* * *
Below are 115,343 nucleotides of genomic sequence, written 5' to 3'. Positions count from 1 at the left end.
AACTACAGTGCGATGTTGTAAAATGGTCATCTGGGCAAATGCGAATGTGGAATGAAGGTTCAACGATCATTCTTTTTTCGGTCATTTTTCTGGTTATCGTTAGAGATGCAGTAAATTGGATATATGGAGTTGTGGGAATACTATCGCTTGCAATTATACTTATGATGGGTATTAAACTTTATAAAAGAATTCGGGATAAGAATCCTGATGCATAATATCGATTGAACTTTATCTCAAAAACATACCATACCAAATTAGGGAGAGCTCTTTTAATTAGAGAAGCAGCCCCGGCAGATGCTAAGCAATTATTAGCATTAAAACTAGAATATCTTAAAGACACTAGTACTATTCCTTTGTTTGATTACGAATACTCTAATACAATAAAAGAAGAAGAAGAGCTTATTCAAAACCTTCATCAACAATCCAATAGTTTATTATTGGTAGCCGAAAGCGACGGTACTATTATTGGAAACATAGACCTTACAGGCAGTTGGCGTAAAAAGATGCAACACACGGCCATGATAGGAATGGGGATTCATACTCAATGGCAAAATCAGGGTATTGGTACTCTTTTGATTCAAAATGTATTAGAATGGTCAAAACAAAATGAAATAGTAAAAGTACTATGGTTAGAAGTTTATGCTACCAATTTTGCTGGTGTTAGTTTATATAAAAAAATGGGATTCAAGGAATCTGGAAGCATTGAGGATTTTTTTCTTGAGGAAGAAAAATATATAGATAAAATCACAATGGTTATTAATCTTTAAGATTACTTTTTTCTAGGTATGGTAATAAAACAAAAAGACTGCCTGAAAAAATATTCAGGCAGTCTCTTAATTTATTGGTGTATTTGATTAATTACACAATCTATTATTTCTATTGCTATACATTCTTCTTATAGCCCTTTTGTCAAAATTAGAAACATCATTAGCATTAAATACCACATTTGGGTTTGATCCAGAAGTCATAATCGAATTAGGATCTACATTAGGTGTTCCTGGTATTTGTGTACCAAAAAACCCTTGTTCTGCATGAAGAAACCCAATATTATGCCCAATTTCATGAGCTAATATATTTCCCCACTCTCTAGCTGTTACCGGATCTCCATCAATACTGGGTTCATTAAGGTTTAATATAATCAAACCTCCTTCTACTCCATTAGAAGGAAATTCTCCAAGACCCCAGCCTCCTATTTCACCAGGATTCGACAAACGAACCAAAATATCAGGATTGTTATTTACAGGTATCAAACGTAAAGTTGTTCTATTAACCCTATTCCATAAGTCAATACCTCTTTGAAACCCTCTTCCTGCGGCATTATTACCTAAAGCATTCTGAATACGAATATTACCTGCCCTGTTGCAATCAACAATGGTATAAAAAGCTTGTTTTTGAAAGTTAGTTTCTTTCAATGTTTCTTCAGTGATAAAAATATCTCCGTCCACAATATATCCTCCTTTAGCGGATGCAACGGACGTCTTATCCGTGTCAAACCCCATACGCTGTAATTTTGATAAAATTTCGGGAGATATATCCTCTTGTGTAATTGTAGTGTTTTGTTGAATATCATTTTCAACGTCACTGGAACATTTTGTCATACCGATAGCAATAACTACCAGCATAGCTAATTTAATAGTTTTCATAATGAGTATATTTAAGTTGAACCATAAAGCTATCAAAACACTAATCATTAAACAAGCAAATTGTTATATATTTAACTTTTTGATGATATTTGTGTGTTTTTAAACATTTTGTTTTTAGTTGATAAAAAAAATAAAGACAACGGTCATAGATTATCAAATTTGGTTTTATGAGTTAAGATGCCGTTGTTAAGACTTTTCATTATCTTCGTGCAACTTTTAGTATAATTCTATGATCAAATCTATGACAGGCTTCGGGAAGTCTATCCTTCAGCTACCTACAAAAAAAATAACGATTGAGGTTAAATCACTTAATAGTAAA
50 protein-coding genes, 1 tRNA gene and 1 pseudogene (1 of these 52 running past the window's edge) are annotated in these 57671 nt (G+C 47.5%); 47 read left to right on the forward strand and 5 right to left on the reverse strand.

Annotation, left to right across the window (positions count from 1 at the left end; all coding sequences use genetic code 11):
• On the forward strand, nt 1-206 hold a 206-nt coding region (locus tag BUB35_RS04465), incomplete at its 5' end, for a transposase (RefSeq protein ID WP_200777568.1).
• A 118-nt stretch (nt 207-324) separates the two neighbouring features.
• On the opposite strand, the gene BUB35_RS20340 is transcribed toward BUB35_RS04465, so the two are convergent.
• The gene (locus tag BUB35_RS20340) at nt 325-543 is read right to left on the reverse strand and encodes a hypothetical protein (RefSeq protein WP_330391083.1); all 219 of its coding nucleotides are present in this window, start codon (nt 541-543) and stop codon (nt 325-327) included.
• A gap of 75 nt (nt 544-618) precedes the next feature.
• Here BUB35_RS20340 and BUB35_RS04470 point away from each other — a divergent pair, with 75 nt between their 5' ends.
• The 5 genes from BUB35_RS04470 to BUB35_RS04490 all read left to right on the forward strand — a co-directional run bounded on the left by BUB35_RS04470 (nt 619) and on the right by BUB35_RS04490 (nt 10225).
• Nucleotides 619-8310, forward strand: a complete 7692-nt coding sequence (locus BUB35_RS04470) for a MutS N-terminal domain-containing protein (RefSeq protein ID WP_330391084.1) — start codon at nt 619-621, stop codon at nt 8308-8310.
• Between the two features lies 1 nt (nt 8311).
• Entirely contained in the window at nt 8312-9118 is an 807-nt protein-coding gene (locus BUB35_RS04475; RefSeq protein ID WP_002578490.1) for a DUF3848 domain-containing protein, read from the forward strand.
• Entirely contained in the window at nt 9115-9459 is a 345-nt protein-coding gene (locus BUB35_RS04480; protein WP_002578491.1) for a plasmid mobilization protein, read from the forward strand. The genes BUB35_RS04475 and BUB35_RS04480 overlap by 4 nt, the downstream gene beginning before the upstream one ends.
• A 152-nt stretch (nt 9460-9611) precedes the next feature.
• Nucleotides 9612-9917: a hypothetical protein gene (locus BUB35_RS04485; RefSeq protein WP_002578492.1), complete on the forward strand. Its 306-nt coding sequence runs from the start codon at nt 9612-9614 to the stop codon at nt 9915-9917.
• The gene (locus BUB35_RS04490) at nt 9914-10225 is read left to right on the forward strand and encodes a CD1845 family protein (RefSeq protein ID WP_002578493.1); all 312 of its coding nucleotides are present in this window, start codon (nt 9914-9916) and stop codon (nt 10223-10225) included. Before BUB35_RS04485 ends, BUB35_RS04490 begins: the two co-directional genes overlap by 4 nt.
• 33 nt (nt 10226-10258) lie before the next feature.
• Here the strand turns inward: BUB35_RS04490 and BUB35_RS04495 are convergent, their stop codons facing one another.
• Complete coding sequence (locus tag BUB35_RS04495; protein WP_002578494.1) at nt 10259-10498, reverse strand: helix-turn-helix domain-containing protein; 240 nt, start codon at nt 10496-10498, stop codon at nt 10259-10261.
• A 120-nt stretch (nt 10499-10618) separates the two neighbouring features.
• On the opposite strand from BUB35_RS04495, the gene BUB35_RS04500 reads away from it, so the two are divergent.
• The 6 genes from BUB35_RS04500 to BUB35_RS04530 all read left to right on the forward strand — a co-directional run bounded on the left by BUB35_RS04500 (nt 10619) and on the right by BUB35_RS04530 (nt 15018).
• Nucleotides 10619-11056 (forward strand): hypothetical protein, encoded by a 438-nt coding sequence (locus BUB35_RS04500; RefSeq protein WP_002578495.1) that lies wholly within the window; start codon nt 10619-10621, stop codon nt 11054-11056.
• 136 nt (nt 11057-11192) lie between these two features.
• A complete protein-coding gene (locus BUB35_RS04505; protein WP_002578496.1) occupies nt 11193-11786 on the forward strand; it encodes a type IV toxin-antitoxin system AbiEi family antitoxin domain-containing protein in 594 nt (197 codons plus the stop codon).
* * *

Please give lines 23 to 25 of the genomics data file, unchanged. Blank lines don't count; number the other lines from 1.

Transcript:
• On the opposite strand from BUB35_RS04495, the gene BUB35_RS04500 reads away from it, so the two are divergent.
• The 6 genes from BUB35_RS04500 to BUB35_RS04530 all read left to right on the forward strand — a co-directional run bounded on the left by BUB35_RS04500 (nt 10619) and on the right by BUB35_RS04530 (nt 15018).
• Nucleotides 10619-11056 (forward strand): hypothetical protein, encoded by a 438-nt coding sequence (locus BUB35_RS04500; RefSeq protein WP_002578495.1) that lies wholly within the window; start codon nt 10619-10621, stop codon nt 11054-11056.